As expected, last week saw 4 days of high demand on our website and open data during the Tube strike and in the build up to it, with traffic at 1.67 x normal levels over Wednesday 5th and Thursday 6th August.

The strike started on the evening of Wednesday 5th which was the busiest day, with 1,315,328 visits, though this was considerably lower than the busiest day of last month’s Tube strike, when we hit a record 2,058,618 visits.

With 1.3 Million visits, Wednesday 5th August was the 6th busiest day this calendar year, preceded by January and July strike days.

With 1.3 Million visits, Wednesday 5th August was the 6th busiest day this calendar year, preceded by January and July strike days.

The morning of Friday 7th continued to see an increase in demand, but with numbers starting to drop back to normal levels as the day went on.

Our web and data services performed well throughout the period of high demand, with no reports of issues accessing our services.


Website Activity Summary

  • There were a total of 2,505,451 visits to the website across both the 5thand 6th, with 1.9 million daily unique visitors consuming over 10.2 Million pages. This was 1.67 X more than normal levels but less than the previous strike.
  • Over the strike period the greatest uplift in traffic was on Wednesday which was +11% up on Thursday, and this daily trend mirrored last month’s strike.
  • With 1.3 Million visits, Wednesday 5th August was the 6th busiest day this calendar year, preceded by the January and July strike days.
  • The busiest hour over the strike period was on Wednesday between 4pm-5pm, where 112,000 visits occurred (more than double the 51,000).
The busiest hour over the strike period was on Wednesday between 4pm-5pm, when there were 112,000 visits.

The busiest hour over the strike period was on Wednesday between 4pm-5pm, when there were 112,000 visits.

Headlines

  • Home page  received 1 million visits, down from 1.8 million for the previous strike but it was 530K more than a normal day.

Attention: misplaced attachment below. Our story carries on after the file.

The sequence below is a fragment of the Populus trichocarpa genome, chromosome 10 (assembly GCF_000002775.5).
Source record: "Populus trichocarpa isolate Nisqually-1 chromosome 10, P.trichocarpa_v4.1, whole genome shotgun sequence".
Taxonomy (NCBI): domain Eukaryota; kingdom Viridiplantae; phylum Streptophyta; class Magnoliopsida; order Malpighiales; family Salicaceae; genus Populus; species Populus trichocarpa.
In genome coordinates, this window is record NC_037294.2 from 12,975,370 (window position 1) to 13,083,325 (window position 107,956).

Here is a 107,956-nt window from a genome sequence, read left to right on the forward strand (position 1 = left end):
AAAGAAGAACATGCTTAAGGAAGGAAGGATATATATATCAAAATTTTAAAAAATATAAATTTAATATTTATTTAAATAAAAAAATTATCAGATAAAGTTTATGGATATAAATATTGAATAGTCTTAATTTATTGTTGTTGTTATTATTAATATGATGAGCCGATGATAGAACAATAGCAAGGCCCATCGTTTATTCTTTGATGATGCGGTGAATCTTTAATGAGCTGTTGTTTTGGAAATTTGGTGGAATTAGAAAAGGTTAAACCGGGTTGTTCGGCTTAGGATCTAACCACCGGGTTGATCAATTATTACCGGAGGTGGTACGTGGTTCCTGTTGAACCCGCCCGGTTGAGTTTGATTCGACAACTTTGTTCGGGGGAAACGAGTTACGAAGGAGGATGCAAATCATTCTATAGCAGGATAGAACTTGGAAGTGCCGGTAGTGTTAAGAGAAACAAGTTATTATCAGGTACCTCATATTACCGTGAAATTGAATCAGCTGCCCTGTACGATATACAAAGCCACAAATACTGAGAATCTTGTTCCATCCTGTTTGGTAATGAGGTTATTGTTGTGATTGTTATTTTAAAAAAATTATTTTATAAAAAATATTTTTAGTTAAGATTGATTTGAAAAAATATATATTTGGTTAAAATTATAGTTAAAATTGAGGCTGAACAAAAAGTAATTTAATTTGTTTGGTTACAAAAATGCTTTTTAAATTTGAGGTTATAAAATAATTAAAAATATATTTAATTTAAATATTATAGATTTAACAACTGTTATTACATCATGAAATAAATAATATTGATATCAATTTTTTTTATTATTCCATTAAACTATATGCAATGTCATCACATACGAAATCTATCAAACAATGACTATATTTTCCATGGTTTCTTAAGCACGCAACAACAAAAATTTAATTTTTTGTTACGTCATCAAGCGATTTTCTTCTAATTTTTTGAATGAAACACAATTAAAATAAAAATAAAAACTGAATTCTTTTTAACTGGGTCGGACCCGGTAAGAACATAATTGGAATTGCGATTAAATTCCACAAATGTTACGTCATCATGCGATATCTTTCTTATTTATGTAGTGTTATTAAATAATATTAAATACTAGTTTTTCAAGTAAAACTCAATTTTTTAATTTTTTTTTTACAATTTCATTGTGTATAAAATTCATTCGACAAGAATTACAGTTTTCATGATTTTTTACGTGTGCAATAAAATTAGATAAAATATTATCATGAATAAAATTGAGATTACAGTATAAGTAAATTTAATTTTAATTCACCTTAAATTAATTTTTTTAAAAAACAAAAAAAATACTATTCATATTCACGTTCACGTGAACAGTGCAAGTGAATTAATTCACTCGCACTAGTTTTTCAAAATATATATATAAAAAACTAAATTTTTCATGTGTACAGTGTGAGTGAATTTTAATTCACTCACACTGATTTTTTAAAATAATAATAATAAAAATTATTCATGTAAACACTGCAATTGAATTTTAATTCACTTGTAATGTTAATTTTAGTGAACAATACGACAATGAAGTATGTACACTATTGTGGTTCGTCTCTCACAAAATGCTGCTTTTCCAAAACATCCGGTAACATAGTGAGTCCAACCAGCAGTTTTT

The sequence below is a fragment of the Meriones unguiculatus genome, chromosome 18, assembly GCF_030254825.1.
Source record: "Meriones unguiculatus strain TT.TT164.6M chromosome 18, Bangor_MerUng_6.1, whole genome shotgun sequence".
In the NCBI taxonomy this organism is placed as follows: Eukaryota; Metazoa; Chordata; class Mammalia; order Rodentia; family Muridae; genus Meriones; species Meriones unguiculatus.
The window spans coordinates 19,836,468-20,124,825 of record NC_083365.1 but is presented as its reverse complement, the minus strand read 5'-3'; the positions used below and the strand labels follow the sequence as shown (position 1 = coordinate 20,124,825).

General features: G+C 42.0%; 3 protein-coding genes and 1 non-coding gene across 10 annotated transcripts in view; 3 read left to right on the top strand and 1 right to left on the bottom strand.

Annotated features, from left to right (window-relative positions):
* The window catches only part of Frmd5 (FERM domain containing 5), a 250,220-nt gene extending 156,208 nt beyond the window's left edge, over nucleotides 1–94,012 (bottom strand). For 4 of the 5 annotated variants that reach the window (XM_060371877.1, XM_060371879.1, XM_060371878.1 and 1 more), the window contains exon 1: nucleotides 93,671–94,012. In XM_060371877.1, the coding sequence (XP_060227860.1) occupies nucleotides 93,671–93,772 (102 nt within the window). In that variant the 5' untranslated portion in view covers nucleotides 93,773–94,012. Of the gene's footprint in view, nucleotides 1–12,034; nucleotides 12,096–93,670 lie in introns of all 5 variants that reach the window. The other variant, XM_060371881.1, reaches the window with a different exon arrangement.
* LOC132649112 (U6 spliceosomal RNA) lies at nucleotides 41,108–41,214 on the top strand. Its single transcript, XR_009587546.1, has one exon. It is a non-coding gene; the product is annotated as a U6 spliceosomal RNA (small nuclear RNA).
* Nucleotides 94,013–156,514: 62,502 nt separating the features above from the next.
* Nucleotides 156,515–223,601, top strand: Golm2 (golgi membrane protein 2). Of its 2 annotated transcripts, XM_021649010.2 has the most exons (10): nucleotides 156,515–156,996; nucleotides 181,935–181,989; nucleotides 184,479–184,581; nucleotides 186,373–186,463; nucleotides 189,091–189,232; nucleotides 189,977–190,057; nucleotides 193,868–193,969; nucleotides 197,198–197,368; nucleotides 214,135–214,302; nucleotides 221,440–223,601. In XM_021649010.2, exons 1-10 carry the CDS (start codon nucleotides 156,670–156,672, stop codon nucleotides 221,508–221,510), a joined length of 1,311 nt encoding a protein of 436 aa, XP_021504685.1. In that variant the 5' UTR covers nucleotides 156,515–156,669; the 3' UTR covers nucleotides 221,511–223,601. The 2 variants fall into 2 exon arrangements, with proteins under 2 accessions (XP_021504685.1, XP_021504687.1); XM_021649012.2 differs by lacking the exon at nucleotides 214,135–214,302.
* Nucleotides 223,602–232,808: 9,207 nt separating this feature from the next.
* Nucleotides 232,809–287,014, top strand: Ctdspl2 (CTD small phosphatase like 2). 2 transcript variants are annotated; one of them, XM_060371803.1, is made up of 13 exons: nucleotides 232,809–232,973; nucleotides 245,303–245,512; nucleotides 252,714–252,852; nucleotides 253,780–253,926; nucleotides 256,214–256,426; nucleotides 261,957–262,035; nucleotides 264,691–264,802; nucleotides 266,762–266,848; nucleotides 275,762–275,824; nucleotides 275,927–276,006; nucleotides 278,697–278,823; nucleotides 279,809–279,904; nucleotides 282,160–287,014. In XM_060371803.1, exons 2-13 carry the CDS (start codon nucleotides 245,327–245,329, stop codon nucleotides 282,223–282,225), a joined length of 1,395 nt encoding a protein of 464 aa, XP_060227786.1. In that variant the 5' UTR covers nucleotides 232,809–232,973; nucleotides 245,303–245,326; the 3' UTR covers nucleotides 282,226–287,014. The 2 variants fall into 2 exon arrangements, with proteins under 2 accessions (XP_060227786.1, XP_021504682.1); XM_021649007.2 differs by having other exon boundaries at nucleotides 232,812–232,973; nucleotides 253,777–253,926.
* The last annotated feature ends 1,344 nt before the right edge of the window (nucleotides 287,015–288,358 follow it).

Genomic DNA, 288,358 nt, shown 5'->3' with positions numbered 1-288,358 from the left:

• Journey planner results  986K visits. The same period on the previous strike saw 1.6 million, but it was 400K more than a normal day.
  • The strike information web page – received 515K visits. Over the same period during the previous strike, the page received 1 million visits.
  • Devices – Overall the device split for the entire period is in accordance with usual site averages: Mobile phone 53%, Desktop 39%.  However, some fluctuations were seen throughout the hours, with Wednesday afternoon dominated by desktop over mobile phones.
  • Open Data –  A total of 35.4 million requests were made from Wednesday up to 9am on Friday.  The requests have been 1.7 times greater than normal levels over the same time frame.
  • Social media – #tubestrike was mentioned a total of 80K times between 5th and 6th August, with the peak occurring on Thursday morning between 8am-10am.
There were over 35m Open Data requests from Wednesday to Friday morning

There were over 35m Open Data requests from Wednesday to Friday morning, almost twice the normal levels over the same time frame.

We thank you for your patience during the strike and appreciate that it was harder to get around than normal. We were doing all we could to make sure that our site and other digital tools were as useful as possible during the disruption.

If you have any feedback on how our services performed during the strike, please leave a comment below as we are always aiming to improve the digital tools we offer to help keep London moving.

Posted by Stephen Irvine

Stephen is a TfL Community Manager and editor of the Digital Blog and Experience London blogs.

One Comment

  1. I’ve been looking at your Planned Works Calendar to establish which days to avoid travelling if there are no tubes in my area. For the last few days all I see are the months of March to May 2014. I did report this on the tfl alerts Twitter account on 12 August but got no response and today I still cannot see anything later than May 2014. Planned track closures is up to date so I can get the information there but having reported that there was a problem I would have expected some action to be taken, and for someone to have at least tweeted back to me that this would be sorted.

    Like

    Reply

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